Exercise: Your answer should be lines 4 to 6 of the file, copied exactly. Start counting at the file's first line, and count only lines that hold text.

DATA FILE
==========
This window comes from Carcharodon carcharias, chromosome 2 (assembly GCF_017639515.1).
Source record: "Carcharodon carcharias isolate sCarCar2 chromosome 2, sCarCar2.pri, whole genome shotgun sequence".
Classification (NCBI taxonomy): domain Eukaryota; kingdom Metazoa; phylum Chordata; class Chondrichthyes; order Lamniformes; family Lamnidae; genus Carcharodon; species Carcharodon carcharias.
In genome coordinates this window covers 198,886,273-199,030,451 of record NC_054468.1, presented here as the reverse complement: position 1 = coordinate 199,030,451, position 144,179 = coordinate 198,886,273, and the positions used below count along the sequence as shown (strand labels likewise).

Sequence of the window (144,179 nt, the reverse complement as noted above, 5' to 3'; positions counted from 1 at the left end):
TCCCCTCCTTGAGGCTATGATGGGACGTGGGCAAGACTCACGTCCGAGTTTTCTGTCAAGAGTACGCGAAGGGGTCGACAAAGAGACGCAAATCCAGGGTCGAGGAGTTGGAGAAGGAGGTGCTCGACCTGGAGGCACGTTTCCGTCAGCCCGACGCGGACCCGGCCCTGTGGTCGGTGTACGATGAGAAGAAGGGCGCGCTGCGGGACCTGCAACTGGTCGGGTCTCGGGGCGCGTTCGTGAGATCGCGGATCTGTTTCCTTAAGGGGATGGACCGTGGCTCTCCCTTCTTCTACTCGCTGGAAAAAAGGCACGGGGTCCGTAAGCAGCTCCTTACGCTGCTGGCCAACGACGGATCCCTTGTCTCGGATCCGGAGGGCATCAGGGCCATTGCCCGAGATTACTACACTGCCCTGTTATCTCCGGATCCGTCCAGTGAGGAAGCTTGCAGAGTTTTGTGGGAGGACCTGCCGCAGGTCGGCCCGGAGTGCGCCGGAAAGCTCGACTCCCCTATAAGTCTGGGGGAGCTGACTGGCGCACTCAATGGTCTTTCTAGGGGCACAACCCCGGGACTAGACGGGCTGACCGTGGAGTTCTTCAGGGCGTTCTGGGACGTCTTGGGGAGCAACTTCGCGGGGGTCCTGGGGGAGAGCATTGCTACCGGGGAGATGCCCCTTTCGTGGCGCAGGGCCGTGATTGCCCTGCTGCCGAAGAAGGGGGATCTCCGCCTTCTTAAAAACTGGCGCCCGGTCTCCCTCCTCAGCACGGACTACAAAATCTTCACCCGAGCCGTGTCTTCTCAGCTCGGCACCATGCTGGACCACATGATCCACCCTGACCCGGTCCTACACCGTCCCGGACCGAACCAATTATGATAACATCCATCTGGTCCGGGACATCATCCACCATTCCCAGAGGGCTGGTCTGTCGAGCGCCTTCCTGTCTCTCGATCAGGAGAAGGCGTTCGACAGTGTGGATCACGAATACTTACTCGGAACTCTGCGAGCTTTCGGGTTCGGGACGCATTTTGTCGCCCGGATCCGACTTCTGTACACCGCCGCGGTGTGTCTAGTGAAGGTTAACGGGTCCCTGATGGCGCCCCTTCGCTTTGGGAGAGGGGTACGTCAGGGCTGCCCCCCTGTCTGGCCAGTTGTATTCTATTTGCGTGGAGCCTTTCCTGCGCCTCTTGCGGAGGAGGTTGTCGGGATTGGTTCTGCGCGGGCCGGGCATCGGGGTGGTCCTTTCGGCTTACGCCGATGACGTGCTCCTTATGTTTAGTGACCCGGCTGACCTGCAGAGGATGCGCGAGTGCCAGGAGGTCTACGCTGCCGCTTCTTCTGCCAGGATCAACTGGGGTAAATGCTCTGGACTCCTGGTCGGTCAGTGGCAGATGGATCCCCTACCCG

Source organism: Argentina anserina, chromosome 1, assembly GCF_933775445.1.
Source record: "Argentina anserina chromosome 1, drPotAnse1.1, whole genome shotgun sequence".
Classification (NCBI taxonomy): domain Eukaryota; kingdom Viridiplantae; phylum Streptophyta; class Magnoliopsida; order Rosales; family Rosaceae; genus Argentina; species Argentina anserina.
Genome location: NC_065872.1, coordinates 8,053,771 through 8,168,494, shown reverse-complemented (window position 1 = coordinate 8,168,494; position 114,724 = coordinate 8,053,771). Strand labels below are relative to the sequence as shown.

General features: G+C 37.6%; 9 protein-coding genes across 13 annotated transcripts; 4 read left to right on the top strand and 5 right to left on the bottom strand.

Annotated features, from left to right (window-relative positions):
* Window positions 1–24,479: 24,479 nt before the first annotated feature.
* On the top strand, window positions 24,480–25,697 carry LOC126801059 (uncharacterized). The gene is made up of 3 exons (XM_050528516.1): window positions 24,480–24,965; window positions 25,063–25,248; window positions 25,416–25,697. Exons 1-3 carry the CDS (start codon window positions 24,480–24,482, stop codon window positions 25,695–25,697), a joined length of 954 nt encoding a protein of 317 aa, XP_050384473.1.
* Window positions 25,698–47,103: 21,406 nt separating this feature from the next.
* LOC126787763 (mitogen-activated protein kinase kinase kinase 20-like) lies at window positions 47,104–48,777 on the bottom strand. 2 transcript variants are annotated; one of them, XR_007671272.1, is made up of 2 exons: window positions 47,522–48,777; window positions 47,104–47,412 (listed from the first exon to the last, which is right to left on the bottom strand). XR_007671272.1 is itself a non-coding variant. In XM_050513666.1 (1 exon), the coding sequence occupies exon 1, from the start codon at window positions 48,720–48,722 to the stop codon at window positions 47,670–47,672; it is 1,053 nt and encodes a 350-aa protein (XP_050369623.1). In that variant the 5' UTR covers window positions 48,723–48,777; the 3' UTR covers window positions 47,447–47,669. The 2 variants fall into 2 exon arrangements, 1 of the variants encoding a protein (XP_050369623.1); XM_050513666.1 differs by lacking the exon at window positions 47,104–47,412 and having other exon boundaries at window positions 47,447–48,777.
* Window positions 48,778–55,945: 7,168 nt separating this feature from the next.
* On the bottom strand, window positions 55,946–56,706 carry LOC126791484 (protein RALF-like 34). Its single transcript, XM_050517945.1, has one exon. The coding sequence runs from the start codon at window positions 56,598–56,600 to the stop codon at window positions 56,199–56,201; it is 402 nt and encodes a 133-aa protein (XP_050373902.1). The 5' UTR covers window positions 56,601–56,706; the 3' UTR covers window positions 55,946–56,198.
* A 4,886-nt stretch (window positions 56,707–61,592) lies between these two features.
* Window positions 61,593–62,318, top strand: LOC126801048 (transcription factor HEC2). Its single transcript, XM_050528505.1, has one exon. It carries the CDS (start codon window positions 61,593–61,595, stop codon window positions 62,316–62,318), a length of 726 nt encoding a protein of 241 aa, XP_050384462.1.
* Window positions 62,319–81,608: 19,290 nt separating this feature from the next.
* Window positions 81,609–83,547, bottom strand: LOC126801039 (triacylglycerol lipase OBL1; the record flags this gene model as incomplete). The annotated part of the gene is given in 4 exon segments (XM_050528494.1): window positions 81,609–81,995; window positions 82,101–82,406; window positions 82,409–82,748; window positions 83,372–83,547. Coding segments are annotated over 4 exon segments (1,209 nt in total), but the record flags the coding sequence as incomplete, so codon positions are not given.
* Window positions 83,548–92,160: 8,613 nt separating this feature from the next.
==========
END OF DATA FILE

In genome coordinates this window covers 198,886,273-199,030,451 of record NC_054468.1, presented here as the reverse complement: position 1 = coordinate 199,030,451, position 144,179 = coordinate 198,886,273, and the positions used below count along the sequence as shown (strand labels likewise).

Sequence of the window (144,179 nt, the reverse complement as noted above, 5' to 3'; positions counted from 1 at the left end):
TCCCCTCCTTGAGGCTATGATGGGACGTGGGCAAGACTCACGTCCGAGTTTTCTGTCAAGAGTACGCGAAGGGGTCGACAAAGAGACGCAAATCCAGGGTCGAGGAGTTGGAGAAGGAGGTGCTCGACCTGGAGGCACGTTTCCGTCAGCCCGACGCGGACCCGGCCCTGTGGTCGGTGTACGATGAGAAGAAGGGCGCGCTGCGGGACCTGCAACTGGTCGGGTCTCGGGGCGCGTTCGTGAGATCGCGGATCTGTTTCCTTAAGGGGATGGACCGTGGCTCTCCCTTCTTCTACTCGCTGGAAAAAAGGCACGGGGTCCGTAAGCAGCTCCTTACGCTGCTGGCCAACGACGGATCCCTTGTCTCGGATCCGGAGGGCATCAGGGCCATTGCCCGAGATTACTACACTGCCCTGTTATCTCCGGATCCGTCCAGTGAGGAAGCTTGCAGAGTTTTGTGGGAGGACCTGCCGCAGGTCGGCCCGGAGTGCGCCGGAAAGCTCGACTCCCCTATAAGTCTGGGGGAGCTGACTGGCGCACTCAATGGTCTTTCTAGGGGCACAACCCCGGGACTAGACGGGCTGACCGTGGAGTTCTTCAGGGCGTTCTGGGACGTCTTGGGGAGCAACTTCGCGGGGGTCCTGGGGGAGAGCATTGCTACCGGGGAGATGCCCCTTTCGTGGCGCAGGGCCGTGATTGCCCTGCTGCCGAAGAAGGGGGATCTCCGCCTTCTTAAAAACTGGCGCCCGGTCTCCCTCCTCAGCACGGACTACAAAATCTTCACCCGAGCCGTGTCTTCTCAGCTCGGCACCATGCTGGACCACATGATCCACCCTGACCCGGTCCTACACCGTCCCGGACCGAACCAATTATGATAACATCCATCTGGTCCGGGACATCATCCACCATTCCCAGAGGGCTGGTCTGTCGAGCGCCTTCCTGTCTCTCGATCAGGAGAAGGCGTTCGACAGTGTGGATCACGAATACTTACTCGGAACTCTGCGAGCTTTCGGGTTCGGGACGCATTTTGTCGCCCGGATCCGACTTCTGTACACCGCCGCGGTGTGTCTAGTGAAGGTTAACGGGTCCCTGATGGCGCCCCTTCGCTTTGGGAGAGGGGTACGTCAGGGCTGCCCCCCTGTCTGGCCAGTTGTATTCTATTTGCGTGGAGCCTTTCCTGCGCCTCTTGCGGAGGAGGTTGTCGGGATTGGTTCTGCGCGGGCCGGGCATCGGGGTGGTCCTTTCGGCTTACGCCGATGACGTGCTCCTTATGTTTAGTGACCCGGCTGACCTGCAGAGGATGCGCGAGTGCCAGGAGGTCTACGCTGCCGCTTCTTCTGCCAGGATCAACTGGGGTAAATGCTCTGGACTCCTGGTCGGTCAGTGGCAGATGGATCCCCTACCCG